Graduation Year


Document Type




Degree Granting Department

Civil and Environmental Engineering

Major Professor

Ram Pendyala, Ph.D.

Committee Member

Larry Hagen, P.E., P.T.O.E.

Committee Member

Huaguo Zhou, Ph.D.

Committee Member

Jian Lu, Ph.D.


Road Rangers Program, Traffic Delays, Roadway Capacity, Incidents, FSPE Delay Model, Freeway Incident Management


The Road Ranger program is a freeway service patrol (FSP) designed to assist disabled vehicles along congested freeway segments and relieve peak period non-recurring congestion through quick detection, verification and removal of freeway incidents in Florida. It consists of approximately 88 vehicles in fleet and provides free service to about 918 centerline miles. The program is funded by the Florida Department of Transportation (FDOT) and its partners, and is bid out to private contractors. The objective of this study is to examine and evaluate the benefits of the Road Ranger service against their operating costs in five of the seven FDOT Districts and Florida Turnpike Enterprise. The five Districts were chosen due to the availability of Road Ranger program data and activity logs for analysis.

The Road Ranger program provides direct benefits to the general public in terms of reduced delay, fuel consumption, air pollution and improved safety and security. The benefits would be expected to be more significant during the peak period when demand reaches or exceeds capacity than in the off-peak and the mid-day period where capacity may not be as significant an issue. The costs considered in this analysis include costs of administration, operation, maintenance, employee salaries, and overhead costs.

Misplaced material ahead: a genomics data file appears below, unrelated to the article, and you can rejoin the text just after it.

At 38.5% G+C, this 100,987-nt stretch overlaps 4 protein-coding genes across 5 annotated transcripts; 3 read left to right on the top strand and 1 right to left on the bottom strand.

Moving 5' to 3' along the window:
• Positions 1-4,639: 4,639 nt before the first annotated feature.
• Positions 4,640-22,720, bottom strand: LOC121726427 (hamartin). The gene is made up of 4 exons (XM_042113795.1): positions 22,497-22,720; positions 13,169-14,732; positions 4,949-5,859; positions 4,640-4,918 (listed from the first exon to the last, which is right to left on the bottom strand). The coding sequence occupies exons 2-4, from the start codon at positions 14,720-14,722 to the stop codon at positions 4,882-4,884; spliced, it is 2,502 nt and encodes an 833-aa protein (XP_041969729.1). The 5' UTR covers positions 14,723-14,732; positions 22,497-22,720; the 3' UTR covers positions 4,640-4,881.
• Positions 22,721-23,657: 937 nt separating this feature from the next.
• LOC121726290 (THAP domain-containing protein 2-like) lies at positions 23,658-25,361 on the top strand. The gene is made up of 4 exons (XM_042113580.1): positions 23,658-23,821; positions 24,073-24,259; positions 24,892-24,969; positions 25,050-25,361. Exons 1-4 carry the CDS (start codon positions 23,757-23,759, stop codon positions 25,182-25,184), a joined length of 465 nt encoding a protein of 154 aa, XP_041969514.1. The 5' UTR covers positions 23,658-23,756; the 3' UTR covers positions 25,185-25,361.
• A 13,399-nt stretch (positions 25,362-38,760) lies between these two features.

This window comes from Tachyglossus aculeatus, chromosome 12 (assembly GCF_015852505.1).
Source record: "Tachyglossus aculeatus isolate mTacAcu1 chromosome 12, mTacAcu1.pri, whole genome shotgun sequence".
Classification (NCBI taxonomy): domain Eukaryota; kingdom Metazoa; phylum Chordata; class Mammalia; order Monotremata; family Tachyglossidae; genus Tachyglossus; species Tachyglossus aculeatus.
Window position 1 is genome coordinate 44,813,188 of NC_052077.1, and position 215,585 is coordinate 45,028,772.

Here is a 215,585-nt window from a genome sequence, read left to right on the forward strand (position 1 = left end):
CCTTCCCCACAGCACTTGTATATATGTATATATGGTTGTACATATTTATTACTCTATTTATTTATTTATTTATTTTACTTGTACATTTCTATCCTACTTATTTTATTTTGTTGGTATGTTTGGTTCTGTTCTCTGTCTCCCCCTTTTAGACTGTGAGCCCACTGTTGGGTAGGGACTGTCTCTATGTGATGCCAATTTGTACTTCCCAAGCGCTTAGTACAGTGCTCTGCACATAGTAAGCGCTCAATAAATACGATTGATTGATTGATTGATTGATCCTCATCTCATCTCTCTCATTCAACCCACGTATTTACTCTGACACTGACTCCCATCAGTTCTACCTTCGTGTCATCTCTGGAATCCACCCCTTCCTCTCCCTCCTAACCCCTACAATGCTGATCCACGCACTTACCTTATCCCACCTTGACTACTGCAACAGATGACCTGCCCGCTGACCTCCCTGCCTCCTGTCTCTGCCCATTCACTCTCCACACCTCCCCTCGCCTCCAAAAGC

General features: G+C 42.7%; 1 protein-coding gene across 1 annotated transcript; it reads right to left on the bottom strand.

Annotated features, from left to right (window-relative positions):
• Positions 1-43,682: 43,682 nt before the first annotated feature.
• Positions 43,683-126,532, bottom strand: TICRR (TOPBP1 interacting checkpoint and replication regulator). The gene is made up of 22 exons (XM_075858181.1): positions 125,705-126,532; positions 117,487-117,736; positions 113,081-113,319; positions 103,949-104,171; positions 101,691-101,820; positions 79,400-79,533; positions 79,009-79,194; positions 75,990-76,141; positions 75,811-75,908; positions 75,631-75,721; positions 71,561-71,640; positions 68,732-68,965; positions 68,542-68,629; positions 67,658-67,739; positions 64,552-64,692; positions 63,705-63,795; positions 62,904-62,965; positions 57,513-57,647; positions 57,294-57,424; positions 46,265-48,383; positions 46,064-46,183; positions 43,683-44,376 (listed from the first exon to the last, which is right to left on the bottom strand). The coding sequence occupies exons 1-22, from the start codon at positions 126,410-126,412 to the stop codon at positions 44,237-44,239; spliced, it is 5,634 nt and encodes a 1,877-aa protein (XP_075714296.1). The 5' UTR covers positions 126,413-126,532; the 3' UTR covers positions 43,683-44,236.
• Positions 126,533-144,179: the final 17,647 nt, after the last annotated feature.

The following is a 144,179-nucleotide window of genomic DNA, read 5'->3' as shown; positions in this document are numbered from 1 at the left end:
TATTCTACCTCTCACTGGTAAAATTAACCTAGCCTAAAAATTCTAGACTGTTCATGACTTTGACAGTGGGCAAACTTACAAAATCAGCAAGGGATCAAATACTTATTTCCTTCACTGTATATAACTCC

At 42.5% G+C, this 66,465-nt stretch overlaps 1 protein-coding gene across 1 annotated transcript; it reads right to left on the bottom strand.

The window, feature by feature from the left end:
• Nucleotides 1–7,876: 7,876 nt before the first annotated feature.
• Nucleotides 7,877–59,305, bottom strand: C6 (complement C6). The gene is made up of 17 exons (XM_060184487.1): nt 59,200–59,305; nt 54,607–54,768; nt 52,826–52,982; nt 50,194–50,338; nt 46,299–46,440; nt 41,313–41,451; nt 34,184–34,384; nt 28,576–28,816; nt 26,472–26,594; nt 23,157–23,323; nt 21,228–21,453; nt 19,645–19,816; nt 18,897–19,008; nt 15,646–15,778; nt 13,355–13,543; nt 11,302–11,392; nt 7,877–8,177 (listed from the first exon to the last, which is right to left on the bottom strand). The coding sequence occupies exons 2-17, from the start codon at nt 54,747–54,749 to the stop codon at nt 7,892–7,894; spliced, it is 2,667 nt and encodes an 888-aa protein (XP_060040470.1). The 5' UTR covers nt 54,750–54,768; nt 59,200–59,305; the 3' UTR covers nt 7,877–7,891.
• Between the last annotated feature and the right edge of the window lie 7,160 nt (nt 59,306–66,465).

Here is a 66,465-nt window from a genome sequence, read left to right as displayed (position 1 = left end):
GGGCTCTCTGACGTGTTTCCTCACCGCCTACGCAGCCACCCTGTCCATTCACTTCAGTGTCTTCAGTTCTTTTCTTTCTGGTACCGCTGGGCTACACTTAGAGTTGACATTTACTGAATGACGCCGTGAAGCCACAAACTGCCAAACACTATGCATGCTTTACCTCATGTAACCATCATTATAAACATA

Incident data were obtained from the daily logs maintained by the Road Ranger service provider containing important information about the time, duration, location, and type of service provided. Other data collected for this study include average daily traffic volume, geometric characteristics of the freeways, unit cost of Road Ranger service, etc.

The Freeway Service Patrol Evaluation (FSPE) model developed by the University of California-Berkley was calibrated and used to estimate the benefit-cost ratio for the Road Ranger program. The estimated benefit/cost ratios based on delay and fuel savings indicate that the Road Ranger program produces significant benefits in all the five Districts and Turnpike. The range of benefit-cost ratio of the Road Ranger program in different districts is from 2.3:1 to 41.5:1. The benefit -cost ratio of the entire Road Ranger program is estimated to be in excess of 25:1.